After all documents are received by TDA, applicants will receive an Examination Eligibility Letter  and may then contact PSI to register, make payment and schedule examinations. PSI will provide additional information upon successful registration.

Examination Site Locations in Texas:

Abilene, Amarillo, Arlington, Austin (2), Corpus Christi, Dallas (2), El Paso (2), Fort Worth, Harlingen, Houston (4), Lubbock, McAllen, Midland, San Antonio (2), Tyler, Waco.

PSI also has examination centers in many other regions across the United States. Upon special request to PSI, applicants may qualify to take examinations at these locations.

For updated information and to obtain a Structural Pest Control Examination Candidate Information Bulletin containing important information about computer-based examinations, visit

AgriLife Extension launches Water Education Network online By: Kathleen Phillips

A Water Education Network to help people in Texas learn the best ways to manage the precious resource has been launched by the Texas A&M AgriLife Extension Service.

The site,  provides a “front door” for all of AgriLife Extension’s information on water conservation, water management, irrigation, and water quality, which makes it easier to navigate, according to the developers.

“With water being our agency’s No. 1 topic, it was crucial that we develop easy access to water materials,” said Dr. Pete Gibbs, AgriLife Extension associate director. “AgriLife can be the go-to source for objective and reliable water information.”

A Water Education Network to help people in Texas learn the best ways to manage the precious resource has been launched by the Texas A&M AgriLife Extension Service at (Texas A&M AgriLife Communications photo by Kay Ledbetter)

A Water Education Network to help people in Texas learn the best ways to manage the precious resource has been launched by the Texas A&M AgriLife Extension Service at (Texas A&M AgriLife Communications photo by Kay Ledbetter)

The Water Education Network contains information useful for homes, residential and city landscapes, and agricultural and wildlife management.

Water-related programs are organized in three main categories: conservation, management and irrigation, and quality, according to Treye Rice, AgriLife Extension website designer.

“Water conservation, management and irrigation, and quality are the areas that people most want to know more about,” Rice said.  “We’ve organized it so that those topics are easy to reach either directly on the site or with search engines.  The key is to get important facts and how-to information to the people as easily as possible.”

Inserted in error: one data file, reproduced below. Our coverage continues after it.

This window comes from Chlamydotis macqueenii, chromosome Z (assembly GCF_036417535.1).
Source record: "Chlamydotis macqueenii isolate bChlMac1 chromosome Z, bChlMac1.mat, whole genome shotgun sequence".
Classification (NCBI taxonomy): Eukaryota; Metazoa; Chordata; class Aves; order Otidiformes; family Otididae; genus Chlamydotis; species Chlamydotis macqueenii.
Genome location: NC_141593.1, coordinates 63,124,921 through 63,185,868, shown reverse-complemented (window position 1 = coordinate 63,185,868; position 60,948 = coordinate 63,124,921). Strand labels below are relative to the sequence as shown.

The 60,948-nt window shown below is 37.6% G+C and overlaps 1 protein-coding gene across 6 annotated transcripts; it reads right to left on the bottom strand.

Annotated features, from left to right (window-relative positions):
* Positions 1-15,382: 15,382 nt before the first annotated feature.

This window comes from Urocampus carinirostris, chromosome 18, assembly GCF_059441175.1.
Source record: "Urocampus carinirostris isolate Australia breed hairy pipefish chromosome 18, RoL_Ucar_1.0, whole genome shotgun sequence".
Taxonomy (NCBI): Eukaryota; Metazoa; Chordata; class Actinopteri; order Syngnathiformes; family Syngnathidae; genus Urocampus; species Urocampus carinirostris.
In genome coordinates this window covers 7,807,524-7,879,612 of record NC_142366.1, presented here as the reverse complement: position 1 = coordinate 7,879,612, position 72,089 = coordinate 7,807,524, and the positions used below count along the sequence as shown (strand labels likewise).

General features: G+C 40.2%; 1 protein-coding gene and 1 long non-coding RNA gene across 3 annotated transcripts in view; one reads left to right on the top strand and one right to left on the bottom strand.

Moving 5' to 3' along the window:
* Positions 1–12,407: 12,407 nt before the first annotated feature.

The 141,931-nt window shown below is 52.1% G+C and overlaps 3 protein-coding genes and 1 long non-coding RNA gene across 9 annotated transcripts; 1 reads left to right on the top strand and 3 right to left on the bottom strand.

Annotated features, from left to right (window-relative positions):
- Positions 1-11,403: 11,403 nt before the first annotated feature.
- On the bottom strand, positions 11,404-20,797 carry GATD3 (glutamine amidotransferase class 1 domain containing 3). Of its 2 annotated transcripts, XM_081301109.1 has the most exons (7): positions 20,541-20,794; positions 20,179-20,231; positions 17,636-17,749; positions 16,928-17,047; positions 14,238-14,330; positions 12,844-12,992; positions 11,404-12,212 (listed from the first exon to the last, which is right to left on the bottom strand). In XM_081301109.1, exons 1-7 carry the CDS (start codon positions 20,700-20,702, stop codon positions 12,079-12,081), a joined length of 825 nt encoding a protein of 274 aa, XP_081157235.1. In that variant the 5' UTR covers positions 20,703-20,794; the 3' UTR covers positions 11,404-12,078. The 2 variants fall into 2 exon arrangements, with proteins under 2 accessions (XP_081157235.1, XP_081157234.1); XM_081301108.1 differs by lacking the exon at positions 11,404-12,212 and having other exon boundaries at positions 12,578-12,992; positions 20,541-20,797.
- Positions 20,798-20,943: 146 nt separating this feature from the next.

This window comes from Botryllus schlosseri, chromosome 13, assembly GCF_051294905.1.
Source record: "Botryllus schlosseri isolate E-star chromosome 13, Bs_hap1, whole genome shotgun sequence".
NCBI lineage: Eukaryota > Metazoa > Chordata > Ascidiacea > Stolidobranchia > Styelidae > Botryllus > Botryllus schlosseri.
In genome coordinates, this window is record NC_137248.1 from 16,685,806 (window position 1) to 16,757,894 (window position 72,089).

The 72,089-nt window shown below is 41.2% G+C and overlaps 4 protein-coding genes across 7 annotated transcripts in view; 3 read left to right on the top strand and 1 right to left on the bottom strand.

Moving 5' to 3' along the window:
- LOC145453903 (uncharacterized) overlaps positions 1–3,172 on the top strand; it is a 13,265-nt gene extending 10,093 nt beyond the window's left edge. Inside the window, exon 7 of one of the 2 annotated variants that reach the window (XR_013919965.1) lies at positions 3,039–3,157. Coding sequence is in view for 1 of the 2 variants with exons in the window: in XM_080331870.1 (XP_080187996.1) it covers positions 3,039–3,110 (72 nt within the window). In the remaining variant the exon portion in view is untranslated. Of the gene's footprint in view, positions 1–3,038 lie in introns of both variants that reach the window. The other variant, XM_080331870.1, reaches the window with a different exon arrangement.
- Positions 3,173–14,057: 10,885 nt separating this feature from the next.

Rice said people also can find links to water-related events, classes and trainings offered by AgriLife Extension throughout the state, and can subscribe to receive email updates.

Water conservation topics and publications on the site include:  Water Conservation at Home, Youth Water Resources, Conserving Residential Water Through the 40-Gallon Challenge, Landscape Water Conservation using Earth-Kind Landscaping, Water Conservation and Technology Center, and Biological Control of Aquatic Weeds and Saltcedar.

In the water management and irrigation section, viewers will find:  Stormwater Management Program, Rainwater Harvesting, The School of Irrigation, Irrigation and Agriculture, Rebuilding the Beef Herd (after Drought), and Managing Ponds and Lakes on Private Lands.

Water quality is addressed with:  Protecting Texas Watersheds, Attoyac Bayou and Bacterial Source Tracking, Onsite Waste Water Treatment Systems, Texas Well Owner Network, and Animal Manure and Process Waste Water Management.

“Water-related resources, such as fact sheets and publications, are being added and cataloged into this website regularly,” Rice said.

Already available are: Home Water Conservation Tips and Checklist, Energy Star Appliances Overview, Home Water Quality Problems – Causes and Treatments, Rainwater Harvesting System Overview and Making a Rain Barrel.


Print Friendly, PDF & Email

Comments are closed.